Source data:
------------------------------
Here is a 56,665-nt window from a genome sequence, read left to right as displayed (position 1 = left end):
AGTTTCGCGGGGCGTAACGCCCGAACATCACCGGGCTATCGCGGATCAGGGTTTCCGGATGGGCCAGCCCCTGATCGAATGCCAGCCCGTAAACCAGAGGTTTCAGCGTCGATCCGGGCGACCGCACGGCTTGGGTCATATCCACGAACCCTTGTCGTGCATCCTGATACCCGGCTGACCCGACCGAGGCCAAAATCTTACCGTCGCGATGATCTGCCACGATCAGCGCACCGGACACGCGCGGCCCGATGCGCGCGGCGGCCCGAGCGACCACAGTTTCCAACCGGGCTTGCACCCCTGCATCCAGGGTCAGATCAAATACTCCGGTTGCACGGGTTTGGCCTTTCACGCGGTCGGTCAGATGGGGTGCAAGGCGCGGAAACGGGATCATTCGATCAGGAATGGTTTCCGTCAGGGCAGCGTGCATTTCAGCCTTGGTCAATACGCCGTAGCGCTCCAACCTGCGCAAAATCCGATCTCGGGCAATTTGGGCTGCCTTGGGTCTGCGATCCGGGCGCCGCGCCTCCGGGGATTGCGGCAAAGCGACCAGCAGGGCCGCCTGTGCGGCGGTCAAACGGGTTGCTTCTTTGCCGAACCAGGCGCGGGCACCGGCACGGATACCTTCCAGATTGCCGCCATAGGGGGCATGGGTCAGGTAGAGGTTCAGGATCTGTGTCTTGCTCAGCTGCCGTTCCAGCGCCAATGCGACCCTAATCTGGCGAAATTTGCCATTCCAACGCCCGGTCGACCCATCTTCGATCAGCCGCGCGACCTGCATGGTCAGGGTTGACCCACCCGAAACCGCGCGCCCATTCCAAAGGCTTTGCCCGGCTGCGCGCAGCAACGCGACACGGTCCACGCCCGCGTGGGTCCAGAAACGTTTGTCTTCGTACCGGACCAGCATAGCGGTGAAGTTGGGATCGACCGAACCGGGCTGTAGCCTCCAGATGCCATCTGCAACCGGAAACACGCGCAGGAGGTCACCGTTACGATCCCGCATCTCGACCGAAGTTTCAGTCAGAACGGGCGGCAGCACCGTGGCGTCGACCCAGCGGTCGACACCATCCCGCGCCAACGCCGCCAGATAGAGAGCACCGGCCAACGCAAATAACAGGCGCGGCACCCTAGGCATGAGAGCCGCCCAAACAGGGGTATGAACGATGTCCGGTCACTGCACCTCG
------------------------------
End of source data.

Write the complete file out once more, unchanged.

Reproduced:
Here is a 56,665-nt window from a genome sequence, read left to right as displayed (position 1 = left end):
AGTTTCGCGGGGCGTAACGCCCGAACATCACCGGGCTATCGCGGATCAGGGTTTCCGGATGGGCCAGCCCCTGATCGAATGCCAGCCCGTAAACCAGAGGTTTCAGCGTCGATCCGGGCGACCGCACGGCTTGGGTCATATCCACGAACCCTTGTCGTGCATCCTGATACCCGGCTGACCCGACCGAGGCCAAAATCTTACCGTCGCGATGATCTGCCACGATCAGCGCACCGGACACGCGCGGCCCGATGCGCGCGGCGGCCCGAGCGACCACAGTTTCCAACCGGGCTTGCACCCCTGCATCCAGGGTCAGATCAAATACTCCGGTTGCACGGGTTTGGCCTTTCACGCGGTCGGTCAGATGGGGTGCAAGGCGCGGAAACGGGATCATTCGATCAGGAATGGTTTCCGTCAGGGCAGCGTGCATTTCAGCCTTGGTCAATACGCCGTAGCGCTCCAACCTGCGCAAAATCCGATCTCGGGCAATTTGGGCTGCCTTGGGTCTGCGATCCGGGCGCCGCGCCTCCGGGGATTGCGGCAAAGCGACCAGCAGGGCCGCCTGTGCGGCGGTCAAACGGGTTGCTTCTTTGCCGAACCAGGCGCGGGCACCGGCACGGATACCTTCCAGATTGCCGCCATAGGGGGCATGGGTCAGGTAGAGGTTCAGGATCTGTGTCTTGCTCAGCTGCCGTTCCAGCGCCAATGCGACCCTAATCTGGCGAAATTTGCCATTCCAACGCCCGGTCGACCCATCTTCGATCAGCCGCGCGACCTGCATGGTCAGGGTTGACCCACCCGAAACCGCGCGCCCATTCCAAAGGCTTTGCCCGGCTGCGCGCAGCAACGCGACACGGTCCACGCCCGCGTGGGTCCAGAAACGTTTGTCTTCGTACCGGACCAGCATAGCGGTGAAGTTGGGATCGACCGAACCGGGCTGTAGCCTCCAGATGCCATCTGCAACCGGAAACACGCGCAGGAGGTCACCGTTACGATCCCGCATCTCGACCGAAGTTTCAGTCAGAACGGGCGGCAGCACCGTGGCGTCGACCCAGCGGTCGACACCATCCCGCGCCAACGCCGCCAGATAGAGAGCACCGGCCAACGCAAATAACAGGCGCGGCACCCTAGGCATGAGAGCCGCCCAAACAGGGGTATGAACGATGTCCGGTCACTGCACCTCG